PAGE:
Research article

Quality over quantity

Students are moving up the university rankings for extra cash

Our research shows a link between graduate earnings and university entry requirements. We expect continued growth in the demand for places at more selective institutions, while demand weakens further at lower ranked universities.

In 2015–16, the UK Government completely lifted the restrictions on student recruitment, allowing universities to bring in more undergraduate students to help boost their finances.

Initially this was advertised as a way to increase student numbers, but in reality the effect has been very different: rather than more students applying to university, similar numbers of students have applied but to a smaller range of higher ranked institutions.

This makes a lot of economic sense. With tuition fees hitting £9,250 in the 2017/18 academic year and living costs also on the rise, students want to ensure they get a good return on their investment in education.

Of course there’s a huge range of benefits from going to university, from learning from world-leading academics to meeting your future partner – The Student Room reports 20% of students meet the love of their life on campus. But in purely monetary terms, the easiest way to assess the impact is to analyse typical graduate salaries.

Figure 7

FIGURE 7Average Graduate Earnings by University UCAS Point Tariff

Source: IFS

A report from the Institute for Fiscal Studies released earlier this year identified a clear correlation between university entry requirements and graduate earnings. For every 20 UCAS points required – the difference between two A level grades – students can expect to earn an extra £930 per year once they graduate.

Figure 8

FIGURE 8UCAS Points by A Level Grade^

^ UCAS tariff points change from 2017 admissions cycle onwards. We expect correlation to continue

Source: UCAS

Graduate surveys tell a similar story. Our analysis of HESA’s graduate survey shows an even starker difference, with graduates earning £1,200 more per year for every 20 point difference in UCAS entry tariff. With such a clear route to higher potential earnings, it’s no wonder that students are applying to more selective universities.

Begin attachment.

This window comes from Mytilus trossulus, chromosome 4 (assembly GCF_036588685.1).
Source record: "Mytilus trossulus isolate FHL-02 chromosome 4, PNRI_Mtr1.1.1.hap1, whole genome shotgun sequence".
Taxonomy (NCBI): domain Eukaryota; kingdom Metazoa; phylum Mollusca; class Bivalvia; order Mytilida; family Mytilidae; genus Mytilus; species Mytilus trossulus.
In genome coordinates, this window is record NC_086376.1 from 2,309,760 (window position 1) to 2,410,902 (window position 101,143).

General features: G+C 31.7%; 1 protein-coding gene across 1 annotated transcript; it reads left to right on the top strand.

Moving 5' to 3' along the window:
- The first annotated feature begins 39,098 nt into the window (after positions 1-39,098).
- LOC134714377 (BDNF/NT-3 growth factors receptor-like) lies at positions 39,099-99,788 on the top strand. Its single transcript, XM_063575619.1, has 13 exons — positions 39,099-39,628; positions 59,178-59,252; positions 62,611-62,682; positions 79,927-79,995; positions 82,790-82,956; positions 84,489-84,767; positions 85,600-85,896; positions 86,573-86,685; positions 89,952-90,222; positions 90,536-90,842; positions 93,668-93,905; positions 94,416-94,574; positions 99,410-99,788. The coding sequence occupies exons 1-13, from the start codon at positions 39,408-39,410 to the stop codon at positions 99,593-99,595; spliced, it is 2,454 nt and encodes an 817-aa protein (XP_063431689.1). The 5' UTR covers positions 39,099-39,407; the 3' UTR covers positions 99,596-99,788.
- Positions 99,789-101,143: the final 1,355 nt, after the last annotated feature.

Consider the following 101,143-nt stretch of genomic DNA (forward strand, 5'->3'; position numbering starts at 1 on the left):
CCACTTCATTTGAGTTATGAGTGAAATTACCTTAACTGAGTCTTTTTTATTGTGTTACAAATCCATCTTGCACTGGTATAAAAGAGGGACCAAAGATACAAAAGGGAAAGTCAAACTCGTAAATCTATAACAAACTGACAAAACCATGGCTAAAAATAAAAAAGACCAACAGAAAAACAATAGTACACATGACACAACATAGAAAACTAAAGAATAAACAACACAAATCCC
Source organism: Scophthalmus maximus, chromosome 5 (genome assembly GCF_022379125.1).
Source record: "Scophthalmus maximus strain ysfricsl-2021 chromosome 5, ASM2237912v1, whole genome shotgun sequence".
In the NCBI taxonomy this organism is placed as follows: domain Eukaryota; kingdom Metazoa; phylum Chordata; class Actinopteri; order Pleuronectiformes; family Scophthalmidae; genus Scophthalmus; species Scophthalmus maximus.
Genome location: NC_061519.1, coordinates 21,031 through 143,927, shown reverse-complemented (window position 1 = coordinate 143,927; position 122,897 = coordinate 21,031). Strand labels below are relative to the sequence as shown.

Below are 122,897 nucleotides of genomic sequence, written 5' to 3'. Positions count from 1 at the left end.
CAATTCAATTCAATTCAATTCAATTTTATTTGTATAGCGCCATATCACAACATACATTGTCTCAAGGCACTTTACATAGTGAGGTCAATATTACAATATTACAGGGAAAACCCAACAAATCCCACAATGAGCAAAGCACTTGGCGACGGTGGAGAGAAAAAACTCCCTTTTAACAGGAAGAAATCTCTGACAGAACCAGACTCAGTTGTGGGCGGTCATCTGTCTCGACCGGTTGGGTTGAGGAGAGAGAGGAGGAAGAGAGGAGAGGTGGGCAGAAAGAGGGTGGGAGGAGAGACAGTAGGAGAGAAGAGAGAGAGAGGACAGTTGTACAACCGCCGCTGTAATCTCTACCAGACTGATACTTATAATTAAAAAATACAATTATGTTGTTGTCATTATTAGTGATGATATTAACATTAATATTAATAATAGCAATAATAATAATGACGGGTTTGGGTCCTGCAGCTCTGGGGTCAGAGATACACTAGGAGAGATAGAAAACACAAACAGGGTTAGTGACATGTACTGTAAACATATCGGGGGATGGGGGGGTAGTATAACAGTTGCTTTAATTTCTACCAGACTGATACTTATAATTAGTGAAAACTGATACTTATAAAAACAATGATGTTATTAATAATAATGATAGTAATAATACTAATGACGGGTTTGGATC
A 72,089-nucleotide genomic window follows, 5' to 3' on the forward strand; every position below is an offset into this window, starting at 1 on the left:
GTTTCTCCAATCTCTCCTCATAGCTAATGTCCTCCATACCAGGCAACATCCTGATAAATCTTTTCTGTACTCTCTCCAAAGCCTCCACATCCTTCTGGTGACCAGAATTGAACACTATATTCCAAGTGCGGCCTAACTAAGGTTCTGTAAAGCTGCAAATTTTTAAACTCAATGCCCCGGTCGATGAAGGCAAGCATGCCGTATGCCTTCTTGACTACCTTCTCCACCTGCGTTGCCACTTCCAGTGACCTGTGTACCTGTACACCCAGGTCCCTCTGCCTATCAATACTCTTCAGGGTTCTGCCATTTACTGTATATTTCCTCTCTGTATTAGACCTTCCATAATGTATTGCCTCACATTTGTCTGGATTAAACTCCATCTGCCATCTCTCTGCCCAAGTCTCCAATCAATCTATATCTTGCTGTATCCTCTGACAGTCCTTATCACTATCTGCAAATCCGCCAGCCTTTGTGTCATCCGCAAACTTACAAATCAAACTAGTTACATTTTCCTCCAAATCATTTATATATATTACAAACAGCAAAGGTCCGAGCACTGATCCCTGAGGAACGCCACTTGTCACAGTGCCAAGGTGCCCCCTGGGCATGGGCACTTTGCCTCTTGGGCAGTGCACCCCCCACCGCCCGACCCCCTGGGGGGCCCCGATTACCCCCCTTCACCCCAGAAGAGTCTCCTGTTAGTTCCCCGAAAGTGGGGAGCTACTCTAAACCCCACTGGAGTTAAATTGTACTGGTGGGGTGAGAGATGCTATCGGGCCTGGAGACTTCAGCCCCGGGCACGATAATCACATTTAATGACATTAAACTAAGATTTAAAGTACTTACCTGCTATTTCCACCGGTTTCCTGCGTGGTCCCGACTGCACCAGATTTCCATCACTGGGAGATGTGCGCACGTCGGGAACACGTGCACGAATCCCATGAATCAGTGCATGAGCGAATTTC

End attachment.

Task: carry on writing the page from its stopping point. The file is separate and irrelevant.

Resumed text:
Figure 9

FIGURE 9First Year Undergraduate Numbers


Source: HESA, UCAS, Savills Research

With university fees so high, students want to feel certain that this large investment of time and money will pay off in the long term. With increased government support for apprenticeships and vocational qualifications – which have much lower fees than universities, or may even be paid – we expect students to become even more selective in their university choices.

Figure 10

FIGURE 10Change in Full Time Student Numbers by University Rank

*Drop in top tier universities reflects cuts to Oxford University part time numbers

Source: HESA

A Vital Export

International student numbers may rise after the General Election

Assuming students are excluded from immigration targets in party manifestos, we forecast international student numbers to rise by 6% per year over the next three years.

This reflects the growth in the number of students worldwide who study overseas (OECD). In reality, growth may be much higher than this as access to UK higher education has been restricted to overseas students for so long.

Show me the money: The UK attracted 112,000 fulltime students from the EU and 285,000 from other countries last year, making up just under 23% of the full-time student population. These students contribute £25bn (Universities UK) to the UK economy each year through tuition fees and other spending such as accommodation and services.

They are also a key asset contributing to the UK’s “soft power” – our ability to influence and negotiate with other nations. According to research from the British Council, one in seven world leaders has studied in the UK. With Brexit brokering and trade talks on the horizon, international relations more important than ever. Maintaining these links will be absolutely vital.

Chinese satellites: University applications from Chinese students have almost doubled over the last decade, to 14,000 in 2016. With the sterling – yuan exchange rate 8% lower than it was before the EU referendum, we can expect this demand growth to continue.

Peking University’s satellite campus in Oxford marks an exciting step forward for education links between the two countries, further to increased student numbers. Peking is ranked 27th in the world on the Times Higher Education University Guide, making it highly competitive with many UK institutions. It will allow students to spend their first year in Oxford, before continuing the rest of their course in Shenzhen, China.

■ Manifesto madness: Any hope for a quiet, politics-free summer was smashed last month with the announcement of a June General Election. There are many reasons we should be accepting – welcoming – international students into the UK. With students cut from government immigration targets, UK universities could open their arms to overseas markets and drive growth in international student numbers.

Politicians of all parties must recognise that international students make an enormous cultural and economic contribution to the UK – to the tune of tens of billions of pounds each year. This election presents them with the chance to reflect this in their manifestos.

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